Let's take a closer look at parameter statistics for a moment. In the measurement control dialogue box, you can find options for turning on statistics and histicons. The parameter statistics, which are compiled for all instances of a measurement, include the last measured value, the mean of all measurements, minimum and maximum values, standard deviation, and the number of measurements.
Figure 4: A parameter table's statistics can reveal interesting information about the waveform being measured

In the example statistics table of Figure 4, we can see that 13 amplitude measurements were taken, which says that we acquired 13 waveforms. Note that there are 767 frequency and duty-cycle measurements, but 780 rise- and fall-time measurements, which might be an interesting detail. At the bottom of each parameter, the measurement list is the corresponding histicon, which gives you a thumbnail graphical representation of how the statistical data is changing over time.

What histicons are actually showing you is the distribution of the measurements. They show you graphically whether the measurements are grouped around a mean value and whether there are any outliers among them. If so, then you probably want to move into troubleshooting mode.

Figure 5: square wave acquisition

Figure 5 is a screen capture of a square wave acquisition. Let's say we want to take a better look at the statistics for P4, the pulse-width measurement of the Ch1 waveform. Instead of using the histicon for insight, we can open a Math channel and turn to a live histogram of the statistics. It's the same data as in the histicon, but now you can apply cursors to the different bins of the histogram. We can see from the statistics table that we've taken some 9000 pulse-width measurements from 363 acquisitions with a mean value of about 197 µs. But we also note that there's been a glitch of 165 ns. Cursors will help us determine from the histogram how many glitch pulses have occurred.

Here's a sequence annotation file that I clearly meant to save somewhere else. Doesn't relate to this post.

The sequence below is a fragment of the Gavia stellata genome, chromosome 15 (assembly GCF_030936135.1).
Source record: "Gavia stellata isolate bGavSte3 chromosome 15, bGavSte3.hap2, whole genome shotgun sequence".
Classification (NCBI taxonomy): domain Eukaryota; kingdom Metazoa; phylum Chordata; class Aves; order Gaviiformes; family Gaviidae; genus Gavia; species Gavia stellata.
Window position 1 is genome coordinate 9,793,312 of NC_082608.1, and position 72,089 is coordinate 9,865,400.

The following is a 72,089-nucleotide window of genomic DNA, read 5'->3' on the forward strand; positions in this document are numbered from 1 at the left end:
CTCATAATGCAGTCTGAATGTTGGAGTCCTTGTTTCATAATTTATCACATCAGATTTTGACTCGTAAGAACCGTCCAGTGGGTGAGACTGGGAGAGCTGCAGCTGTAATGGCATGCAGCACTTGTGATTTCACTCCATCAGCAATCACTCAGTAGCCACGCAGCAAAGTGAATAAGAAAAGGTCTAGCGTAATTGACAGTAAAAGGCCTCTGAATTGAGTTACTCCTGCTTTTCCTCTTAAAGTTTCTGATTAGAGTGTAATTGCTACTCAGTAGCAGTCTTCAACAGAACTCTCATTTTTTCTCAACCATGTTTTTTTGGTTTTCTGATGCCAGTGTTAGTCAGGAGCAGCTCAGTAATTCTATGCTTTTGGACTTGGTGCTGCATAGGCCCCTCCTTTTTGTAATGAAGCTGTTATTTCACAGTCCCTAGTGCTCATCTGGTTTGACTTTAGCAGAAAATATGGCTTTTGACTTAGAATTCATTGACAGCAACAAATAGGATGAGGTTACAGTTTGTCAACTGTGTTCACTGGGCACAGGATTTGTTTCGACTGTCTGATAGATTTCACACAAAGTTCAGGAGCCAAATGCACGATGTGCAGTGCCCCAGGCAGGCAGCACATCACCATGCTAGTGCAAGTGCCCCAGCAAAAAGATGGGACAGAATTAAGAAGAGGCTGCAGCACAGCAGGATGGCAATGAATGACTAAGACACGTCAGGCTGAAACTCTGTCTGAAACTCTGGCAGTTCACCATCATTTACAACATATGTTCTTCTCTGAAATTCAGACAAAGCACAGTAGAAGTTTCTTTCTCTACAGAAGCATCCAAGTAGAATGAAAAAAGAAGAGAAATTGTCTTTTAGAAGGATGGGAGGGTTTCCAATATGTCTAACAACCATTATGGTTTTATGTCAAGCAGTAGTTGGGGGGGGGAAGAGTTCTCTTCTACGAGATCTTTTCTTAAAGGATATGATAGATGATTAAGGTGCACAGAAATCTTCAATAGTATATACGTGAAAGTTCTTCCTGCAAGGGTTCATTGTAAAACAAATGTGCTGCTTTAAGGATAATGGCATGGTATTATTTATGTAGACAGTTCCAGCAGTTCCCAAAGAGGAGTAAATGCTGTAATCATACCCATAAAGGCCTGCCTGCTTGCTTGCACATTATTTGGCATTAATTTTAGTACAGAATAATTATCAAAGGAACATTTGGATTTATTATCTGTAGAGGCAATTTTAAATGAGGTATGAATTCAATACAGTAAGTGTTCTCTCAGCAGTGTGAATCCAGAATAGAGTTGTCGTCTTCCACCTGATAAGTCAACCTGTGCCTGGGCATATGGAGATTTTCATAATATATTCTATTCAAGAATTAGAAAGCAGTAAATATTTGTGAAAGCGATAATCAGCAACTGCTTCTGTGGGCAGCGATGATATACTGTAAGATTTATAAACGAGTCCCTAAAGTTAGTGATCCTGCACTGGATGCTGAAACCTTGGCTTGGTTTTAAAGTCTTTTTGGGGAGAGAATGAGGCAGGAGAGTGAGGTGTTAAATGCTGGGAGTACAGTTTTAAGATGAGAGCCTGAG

We'll continue looking at ways to get more out of your oscilloscope in upcoming posts.

Previous posts in this series:

Getting The Most Out Of Your Oscilloscope: Setup

Getting The Most Out Of Your Oscilloscope: Navigation with MAUI

Getting The Most Out Of Your Oscilloscope: Trigger Delay

Getting The Most Out Of Your Oscilloscope: Documentation


Tony_LeCroy has not written a bio yet…

1 Oct 2018, 14:55


[Comment was deleted]

October 29, 2018 10:02

Hey Tony, I wonder if we'll ever get to know the full capabilities of our scopes, but thanks for sharing these tips. Great insight. One tip to keep in mind when using cursors to manually measure the parameters of a waveform is to display the waveform as large as possible on the screen. This will allow you to more accurately place the cursors, thereby giving you a more accurate measurements. You can use the markers to identify areas of interest you want to zoom into, and quickly move through the data. The R&S RTC1000 Digital Oscilloscope lets you set up to 8 time markers. Best regards, and keep the tips coming,